By facilitating the expansion of trade in services, GATS seeks to contribute to economic growth and development across nations, recognizing the significant role the service sector plays in the global economy.

  • Promoting the interests of Developing countries:

GATS includes provisions aimed at increasing the participation of developing countries in trade in services, acknowledging their interests and providing flexibility in the implementation of the agreement’s provisions.

  • Increasing the participation of Developing countries in Global trade:

GATS aims to enhance the ability of developing countries to benefit from the opportunities that arise from the liberalization of trade in services, including through provisions for technical assistance and capacity building.

  • Improving the efficiency and competitiveness of service sectors globally:

Through the liberalization of trade in services, GATS aims to encourage competition, which can lead to improvements in efficiency and competitiveness of service sectors across countries.

  • Facilitating the expansion and Liberalization of Trade in services:

GATS provides a framework for the gradual liberalization of trade in services through successive rounds of negotiations, aiming to reduce or eliminate barriers that hinder the international exchange of services.

Functions of GATS:

  • Liberalization of Trade in Services:

GATS aims to progressively reduce and eliminate barriers to trade in services through negotiated agreements among WTO member countries. It encourages members to undertake commitments in specific sectors and modes of supply, aiming for a higher level of liberalization.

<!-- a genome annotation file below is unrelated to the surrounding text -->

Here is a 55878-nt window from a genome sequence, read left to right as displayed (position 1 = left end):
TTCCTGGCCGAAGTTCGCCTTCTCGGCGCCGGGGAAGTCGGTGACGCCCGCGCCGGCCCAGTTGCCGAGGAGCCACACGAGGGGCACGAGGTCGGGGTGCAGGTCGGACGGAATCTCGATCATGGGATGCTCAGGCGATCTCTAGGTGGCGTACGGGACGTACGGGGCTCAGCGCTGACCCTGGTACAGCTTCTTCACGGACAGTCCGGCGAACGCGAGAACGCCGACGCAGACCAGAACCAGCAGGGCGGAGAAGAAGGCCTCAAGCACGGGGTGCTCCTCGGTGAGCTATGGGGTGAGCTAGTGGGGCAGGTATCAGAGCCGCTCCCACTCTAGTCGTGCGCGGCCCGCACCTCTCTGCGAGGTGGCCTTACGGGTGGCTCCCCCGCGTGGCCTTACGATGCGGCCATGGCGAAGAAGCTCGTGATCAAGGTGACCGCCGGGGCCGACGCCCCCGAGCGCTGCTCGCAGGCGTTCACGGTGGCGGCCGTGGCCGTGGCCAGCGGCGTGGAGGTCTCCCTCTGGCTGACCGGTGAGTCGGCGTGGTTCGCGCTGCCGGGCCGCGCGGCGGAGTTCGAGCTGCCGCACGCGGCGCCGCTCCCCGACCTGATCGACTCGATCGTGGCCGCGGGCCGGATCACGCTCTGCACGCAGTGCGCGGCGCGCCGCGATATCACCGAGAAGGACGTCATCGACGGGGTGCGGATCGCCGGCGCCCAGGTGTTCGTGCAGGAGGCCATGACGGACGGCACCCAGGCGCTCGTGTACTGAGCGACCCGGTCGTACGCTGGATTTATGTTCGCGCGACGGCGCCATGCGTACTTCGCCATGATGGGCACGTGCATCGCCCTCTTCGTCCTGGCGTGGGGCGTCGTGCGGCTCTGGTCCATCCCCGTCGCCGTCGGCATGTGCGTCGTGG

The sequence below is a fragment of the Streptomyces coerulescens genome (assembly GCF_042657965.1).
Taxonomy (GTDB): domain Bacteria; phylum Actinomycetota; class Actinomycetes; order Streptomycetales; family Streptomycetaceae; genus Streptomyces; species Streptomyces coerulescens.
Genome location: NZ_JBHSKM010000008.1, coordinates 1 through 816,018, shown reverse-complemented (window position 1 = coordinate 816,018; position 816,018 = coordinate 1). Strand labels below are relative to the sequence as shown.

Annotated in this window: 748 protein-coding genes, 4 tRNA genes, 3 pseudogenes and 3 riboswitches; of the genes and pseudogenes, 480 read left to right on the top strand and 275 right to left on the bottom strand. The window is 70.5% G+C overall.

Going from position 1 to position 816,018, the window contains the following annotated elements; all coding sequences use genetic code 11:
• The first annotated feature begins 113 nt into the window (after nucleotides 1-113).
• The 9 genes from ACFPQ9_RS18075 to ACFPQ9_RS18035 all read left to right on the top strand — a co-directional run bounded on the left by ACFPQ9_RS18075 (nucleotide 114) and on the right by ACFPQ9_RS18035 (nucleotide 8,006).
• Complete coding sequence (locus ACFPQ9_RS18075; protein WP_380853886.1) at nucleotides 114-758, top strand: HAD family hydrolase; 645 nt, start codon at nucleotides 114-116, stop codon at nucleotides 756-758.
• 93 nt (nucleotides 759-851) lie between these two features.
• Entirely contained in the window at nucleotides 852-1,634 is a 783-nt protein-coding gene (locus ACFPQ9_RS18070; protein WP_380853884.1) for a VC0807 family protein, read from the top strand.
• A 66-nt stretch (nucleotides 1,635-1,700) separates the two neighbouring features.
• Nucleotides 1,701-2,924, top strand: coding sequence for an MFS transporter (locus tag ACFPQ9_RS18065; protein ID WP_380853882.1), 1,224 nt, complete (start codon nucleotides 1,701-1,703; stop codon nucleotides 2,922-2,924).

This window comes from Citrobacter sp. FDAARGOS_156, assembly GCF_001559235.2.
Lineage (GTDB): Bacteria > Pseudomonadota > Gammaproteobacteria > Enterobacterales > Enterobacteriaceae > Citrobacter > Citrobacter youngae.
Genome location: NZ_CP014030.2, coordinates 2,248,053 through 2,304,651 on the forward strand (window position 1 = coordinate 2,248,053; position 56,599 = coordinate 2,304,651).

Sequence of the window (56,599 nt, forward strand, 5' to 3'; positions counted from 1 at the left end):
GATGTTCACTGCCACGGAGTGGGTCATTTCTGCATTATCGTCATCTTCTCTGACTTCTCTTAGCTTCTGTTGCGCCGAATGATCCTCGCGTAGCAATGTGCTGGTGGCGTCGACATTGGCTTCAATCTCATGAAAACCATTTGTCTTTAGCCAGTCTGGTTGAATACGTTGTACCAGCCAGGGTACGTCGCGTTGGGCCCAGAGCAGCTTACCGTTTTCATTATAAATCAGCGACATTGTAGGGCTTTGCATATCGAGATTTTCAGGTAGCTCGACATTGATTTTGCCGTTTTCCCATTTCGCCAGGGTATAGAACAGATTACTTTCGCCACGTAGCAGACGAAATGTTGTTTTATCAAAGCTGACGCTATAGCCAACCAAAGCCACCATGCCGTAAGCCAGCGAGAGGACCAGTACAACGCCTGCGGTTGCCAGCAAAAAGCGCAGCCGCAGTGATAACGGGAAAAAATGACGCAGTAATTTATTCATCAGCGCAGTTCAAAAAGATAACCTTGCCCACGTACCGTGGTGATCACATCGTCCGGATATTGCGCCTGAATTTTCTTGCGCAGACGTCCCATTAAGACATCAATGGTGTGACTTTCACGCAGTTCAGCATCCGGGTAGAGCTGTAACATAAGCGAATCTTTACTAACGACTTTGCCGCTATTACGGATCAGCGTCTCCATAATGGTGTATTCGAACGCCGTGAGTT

• Establishing and Enforcing Rules:

GATS sets out a comprehensive set of rules and principles governing international trade in services, including most-favored-nation (MFN) treatment, transparency, domestic regulation, and market access. These rules help ensure that trade in services is conducted fairly and predictably.

  • Dispute Settlement:

GATS provides a mechanism for resolving disputes between members regarding their obligations and commitments under the agreement. This helps maintain the integrity of the agreement and ensures that members adhere to the rules.

  • Promotion of Economic Growth and Development:

By facilitating the expansion of trade in services, GATS contributes to economic growth and development. It recognizes the importance of the service sector in the global economy and seeks to enable all members, including developing and least-developed countries, to benefit from trade in services.

  • Technical Assistance and Capacity Building:

GATS includes provisions for technical assistance to developing countries, helping them build the capacity to participate more effectively in services trade. This includes assistance in drafting regulations, improving infrastructure, and training personnel.

  • Recognition of Professional Qualifications:

GATS encourages member countries to negotiate mutual recognition agreements for professional services qualifications. This facilitates the movement of professionals between countries and contributes to the liberalization of trade in services.

  • Flexibility for Developing Countries:

GATS provides special treatment for developing countries, including longer timeframes for implementing commitments and flexibility in choosing the sectors in which they make commitments. This acknowledges the varying levels of economic development among WTO members and aims to ensure that liberalization is beneficial for all.

  • Monitoring and Transparency:

The agreement mandates members to notify the WTO about measures affecting trade in services and to maintain measures that are consistent with their GATS commitments. This promotes transparency and helps monitor the implementation of the agreement.